An initiative to end violence against children through full legal prohibition of corporal punishment

Elizabeta Lukacevic, Bureau for Human Rights Tuzla: "“Corporal punishment of children is legally banned in most countries in the region, We hope that Bosnia and Herzegovina will follow suit. "

Interviewed by Almir Panjeta
Elizabeta Lukačević
26 September 2019

“Prohibition and elimination of all corporal punishment is an immediate obligation under international human rights law. Corporal punishment not only affects the emotional behaviour and academic performance of a child, but also leads to reduction in self esteem and dignity of a child.”

Elizabeta Lukacevic, Bureau for Human Rights Tuzla

It is the duty of all countries, including Bosnia and Herzegovina, to reform their laws and take corrective and other measures to prohibit and abolish all corporal punishment of children. How far has the initiative to amend the family laws in the Federation of Bosnia and Herzegovina come when it comes to a direct ban on corporal punishment of children?

The initiative is currently in the form of a proposal. It was sent a year ago to the Ministry of Justice, and four months ago formally entered the proceedings at the suggestion of a member of the House of Representatives of the Federal Parliament. It was supposed to be on the agenda at the end of June, but since the House of Representatives had no leadership the session was postponed, so it was left for autumn. We expect responses from both the Ministry of Justice and the Ministry of Labor and Social Policy in charge of family laws in the Federation of Bosnia and Herzegovina.

What are the laws and to what extent should they be amended?

At the beginning of the Campaign in mid-2018, we decided on family legislation because it was important for us to open the door to this topic in some way. The ban on corporal punishment is currently regulated by the framework law for primary and secondary education in Bosnia and Herzegovina, but the physical punishment of children in the home has not been addressed. At the moment, Corporal punishment of children is legally banned in most countries in the region of Europe and Central Asia. The latest countries to prohibit it are France (July 2019) and Kosovo (June 2019). We hope that Bosnia and Herzegovina will follow suit. ,. At the beginning of the campaign, we studied the experiences of other countries in our region, and their beginnings in working on it. For example, Croatia launched a major campaign 15 years ago that was part of the Council of Europe campaign. They treated the ban on the physical punishment of children through both criminal and family and misdemeanour legislation. It took at least eight years, but they made changes in all three segments. Taking into account all the experiences of the countries in the region, we consciously decided to start amendments to the family law, which has not been amended for a long time, since 2005. The topic is broad and implies a lot, for now, it is family law, which does not mean that it will not expand if we achieve some success in due course.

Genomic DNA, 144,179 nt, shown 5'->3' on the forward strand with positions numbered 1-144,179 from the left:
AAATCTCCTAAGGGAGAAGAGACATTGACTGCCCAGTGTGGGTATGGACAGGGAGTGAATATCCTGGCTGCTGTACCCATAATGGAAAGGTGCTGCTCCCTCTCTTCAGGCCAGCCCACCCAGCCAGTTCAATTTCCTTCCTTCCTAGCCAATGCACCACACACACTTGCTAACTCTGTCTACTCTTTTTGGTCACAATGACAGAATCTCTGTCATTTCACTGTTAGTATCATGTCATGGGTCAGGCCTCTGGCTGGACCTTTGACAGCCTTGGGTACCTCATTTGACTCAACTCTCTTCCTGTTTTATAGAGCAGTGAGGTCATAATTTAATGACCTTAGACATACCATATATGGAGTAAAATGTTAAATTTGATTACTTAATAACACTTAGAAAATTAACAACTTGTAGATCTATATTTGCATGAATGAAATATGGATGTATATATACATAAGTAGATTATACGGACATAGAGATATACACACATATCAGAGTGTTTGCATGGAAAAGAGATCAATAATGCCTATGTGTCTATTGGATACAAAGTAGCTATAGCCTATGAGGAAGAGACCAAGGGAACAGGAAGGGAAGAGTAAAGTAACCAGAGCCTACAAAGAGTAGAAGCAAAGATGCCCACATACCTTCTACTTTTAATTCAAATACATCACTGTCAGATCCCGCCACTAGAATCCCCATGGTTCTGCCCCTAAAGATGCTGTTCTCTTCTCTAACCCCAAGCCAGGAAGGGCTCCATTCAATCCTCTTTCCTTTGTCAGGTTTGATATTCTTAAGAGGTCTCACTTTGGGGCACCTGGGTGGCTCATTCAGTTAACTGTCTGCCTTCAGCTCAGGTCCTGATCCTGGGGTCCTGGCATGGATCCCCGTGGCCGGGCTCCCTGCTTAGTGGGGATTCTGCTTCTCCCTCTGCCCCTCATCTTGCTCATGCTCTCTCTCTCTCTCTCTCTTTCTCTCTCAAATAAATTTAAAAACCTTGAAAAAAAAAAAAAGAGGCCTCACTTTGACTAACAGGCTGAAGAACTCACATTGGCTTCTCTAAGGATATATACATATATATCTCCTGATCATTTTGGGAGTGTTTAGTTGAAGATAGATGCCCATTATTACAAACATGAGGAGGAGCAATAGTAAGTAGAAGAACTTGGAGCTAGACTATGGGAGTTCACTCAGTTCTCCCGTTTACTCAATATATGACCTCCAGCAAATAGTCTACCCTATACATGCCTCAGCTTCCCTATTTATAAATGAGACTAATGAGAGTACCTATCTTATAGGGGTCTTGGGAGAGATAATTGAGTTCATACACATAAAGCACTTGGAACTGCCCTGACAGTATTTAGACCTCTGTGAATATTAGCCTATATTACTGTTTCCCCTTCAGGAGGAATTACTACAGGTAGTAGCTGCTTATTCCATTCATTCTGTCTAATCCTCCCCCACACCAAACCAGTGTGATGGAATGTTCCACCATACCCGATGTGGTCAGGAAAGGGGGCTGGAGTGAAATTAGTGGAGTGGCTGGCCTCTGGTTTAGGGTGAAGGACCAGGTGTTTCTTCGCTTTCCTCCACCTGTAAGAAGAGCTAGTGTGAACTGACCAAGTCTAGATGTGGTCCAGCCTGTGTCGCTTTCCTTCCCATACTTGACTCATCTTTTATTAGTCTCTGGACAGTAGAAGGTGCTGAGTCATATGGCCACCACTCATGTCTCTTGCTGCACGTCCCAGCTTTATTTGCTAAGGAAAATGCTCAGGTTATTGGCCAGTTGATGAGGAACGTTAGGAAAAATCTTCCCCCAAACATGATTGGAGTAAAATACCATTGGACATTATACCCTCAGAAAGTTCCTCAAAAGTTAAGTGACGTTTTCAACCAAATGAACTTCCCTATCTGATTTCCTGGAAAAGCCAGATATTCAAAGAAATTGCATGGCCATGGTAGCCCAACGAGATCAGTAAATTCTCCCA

How was the initiative accepted?

When we introduced the initiative, the first feedback from the Federal Ministry of Justice was to look at deeper changes to family law, which required much more time. We have only made a few amendments so far to bring this into the system. It is clear to us that the abolition of physical punishment for children must involve three segments: legal reform is just one of these, and there are certainly policy reforms and awareness-raising. Within the campaign, we have dealt with a lot of legislation related to family law, but also raising awareness because the topic is quite taboo.  Through raising awareness, we also worked a lot in schools with children, and my favourite thing that we did and that turned out to be great was a theatre play in cooperation with the Tuzla Youth Theater whose script was worked by children from 11 to 14 years old who are part of that ensemble.

How did the idea come about to present this topic through the play and how was it accepted?

As an organization, we have been advocating for law reform for many years. We have tried various tools for how to make certain social changes, and this with the show turned out well because we discovered a new way to get closer to children and young people and where they are starting to move some things forward. Through the project with UNICEF, we had only one premiere planned, but great interest was shown and in recent months it has been shown in four cities and we are getting new requests. We were also contacted by a school in Bugojno that also wants this show to be shown at them. We are trying to find additional funding for it to be displayed not only in Bugojno but in at least four to five other schools of interest.